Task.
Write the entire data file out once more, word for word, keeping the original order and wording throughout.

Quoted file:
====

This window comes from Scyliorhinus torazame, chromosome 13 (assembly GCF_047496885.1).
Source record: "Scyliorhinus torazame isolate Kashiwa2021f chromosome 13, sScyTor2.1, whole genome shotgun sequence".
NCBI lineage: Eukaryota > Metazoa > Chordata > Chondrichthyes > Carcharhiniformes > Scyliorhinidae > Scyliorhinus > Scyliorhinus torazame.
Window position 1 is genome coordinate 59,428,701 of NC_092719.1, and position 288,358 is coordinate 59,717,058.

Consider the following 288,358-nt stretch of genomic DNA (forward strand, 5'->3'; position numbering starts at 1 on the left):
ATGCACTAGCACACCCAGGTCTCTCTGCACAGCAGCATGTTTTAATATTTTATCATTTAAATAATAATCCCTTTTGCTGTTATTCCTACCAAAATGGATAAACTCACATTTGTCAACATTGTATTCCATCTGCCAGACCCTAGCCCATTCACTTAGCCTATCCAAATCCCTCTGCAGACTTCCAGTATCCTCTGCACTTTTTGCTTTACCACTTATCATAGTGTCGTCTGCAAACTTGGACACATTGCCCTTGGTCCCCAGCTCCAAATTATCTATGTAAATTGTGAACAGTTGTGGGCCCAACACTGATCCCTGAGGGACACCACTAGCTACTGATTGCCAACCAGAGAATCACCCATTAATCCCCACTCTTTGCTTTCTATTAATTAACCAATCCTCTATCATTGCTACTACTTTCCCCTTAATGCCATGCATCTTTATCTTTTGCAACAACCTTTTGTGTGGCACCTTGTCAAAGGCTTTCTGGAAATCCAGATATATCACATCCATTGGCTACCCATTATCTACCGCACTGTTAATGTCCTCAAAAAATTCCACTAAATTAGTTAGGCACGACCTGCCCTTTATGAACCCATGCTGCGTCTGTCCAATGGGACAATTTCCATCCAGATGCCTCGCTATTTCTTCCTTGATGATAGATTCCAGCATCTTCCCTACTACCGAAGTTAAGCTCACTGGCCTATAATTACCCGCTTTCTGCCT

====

This window comes from Scyliorhinus torazame, chromosome 13 (assembly GCF_047496885.1).
Source record: "Scyliorhinus torazame isolate Kashiwa2021f chromosome 13, sScyTor2.1, whole genome shotgun sequence".
NCBI lineage: Eukaryota > Metazoa > Chordata > Chondrichthyes > Carcharhiniformes > Scyliorhinidae > Scyliorhinus > Scyliorhinus torazame.
Window position 1 is genome coordinate 59,428,701 of NC_092719.1, and position 288,358 is coordinate 59,717,058.

Consider the following 288,358-nt stretch of genomic DNA (forward strand, 5'->3'; position numbering starts at 1 on the left):
ATGCACTAGCACACCCAGGTCTCTCTGCACAGCAGCATGTTTTAATATTTTATCATTTAAATAATAATCCCTTTTGCTGTTATTCCTACCAAAATGGATAAACTCACATTTGTCAACATTGTATTCCATCTGCCAGACCCTAGCCCATTCACTTAGCCTATCCAAATCCCTCTGCAGACTTCCAGTATCCTCTGCACTTTTTGCTTTACCACTTATCATAGTGTCGTCTGCAAACTTGGACACATTGCCCTTGGTCCCCAGCTCCAAATTATCTATGTAAATTGTGAACAGTTGTGGGCCCAACACTGATCCCTGAGGGACACCACTAGCTACTGATTGCCAACCAGAGAATCACCCATTAATCCCCACTCTTTGCTTTCTATTAATTAACCAATCCTCTATCATTGCTACTACTTTCCCCTTAATGCCATGCATCTTTATCTTTTGCAACAACCTTTTGTGTGGCACCTTGTCAAAGGCTTTCTGGAAATCCAGATATATCACATCCATTGGCTACCCATTATCTACCGCACTGTTAATGTCCTCAAAAAATTCCACTAAATTAGTTAGGCACGACCTGCCCTTTATGAACCCATGCTGCGTCTGTCCAATGGGACAATTTCCATCCAGATGCCTCGCTATTTCTTCCTTGATGATAGATTCCAGCATCTTCCCTACTACCGAAGTTAAGCTCACTGGCCTATAATTACCCGCTTTCTGCCT